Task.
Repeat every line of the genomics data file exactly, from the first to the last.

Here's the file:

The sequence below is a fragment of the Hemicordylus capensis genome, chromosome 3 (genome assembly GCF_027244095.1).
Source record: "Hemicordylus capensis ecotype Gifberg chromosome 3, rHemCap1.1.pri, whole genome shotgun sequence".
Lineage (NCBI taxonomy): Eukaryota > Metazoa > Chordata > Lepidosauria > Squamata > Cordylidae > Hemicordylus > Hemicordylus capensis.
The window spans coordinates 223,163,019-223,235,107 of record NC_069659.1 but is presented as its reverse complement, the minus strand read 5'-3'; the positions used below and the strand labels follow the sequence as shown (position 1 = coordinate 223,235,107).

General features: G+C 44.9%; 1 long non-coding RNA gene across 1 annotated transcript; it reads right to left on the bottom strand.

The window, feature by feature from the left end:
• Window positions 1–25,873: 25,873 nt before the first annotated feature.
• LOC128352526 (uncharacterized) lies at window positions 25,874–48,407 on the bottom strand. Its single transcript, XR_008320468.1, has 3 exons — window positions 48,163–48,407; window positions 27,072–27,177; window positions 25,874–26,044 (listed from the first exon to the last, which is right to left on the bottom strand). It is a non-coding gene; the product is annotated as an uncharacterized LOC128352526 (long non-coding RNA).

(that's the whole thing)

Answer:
The sequence below is a fragment of the Hemicordylus capensis genome, chromosome 3 (genome assembly GCF_027244095.1).
Source record: "Hemicordylus capensis ecotype Gifberg chromosome 3, rHemCap1.1.pri, whole genome shotgun sequence".
Lineage (NCBI taxonomy): Eukaryota > Metazoa > Chordata > Lepidosauria > Squamata > Cordylidae > Hemicordylus > Hemicordylus capensis.
The window spans coordinates 223,163,019-223,235,107 of record NC_069659.1 but is presented as its reverse complement, the minus strand read 5'-3'; the positions used below and the strand labels follow the sequence as shown (position 1 = coordinate 223,235,107).

General features: G+C 44.9%; 1 long non-coding RNA gene across 1 annotated transcript; it reads right to left on the bottom strand.

The window, feature by feature from the left end:
• Window positions 1–25,873: 25,873 nt before the first annotated feature.
• LOC128352526 (uncharacterized) lies at window positions 25,874–48,407 on the bottom strand. Its single transcript, XR_008320468.1, has 3 exons — window positions 48,163–48,407; window positions 27,072–27,177; window positions 25,874–26,044 (listed from the first exon to the last, which is right to left on the bottom strand). It is a non-coding gene; the product is annotated as an uncharacterized LOC128352526 (long non-coding RNA).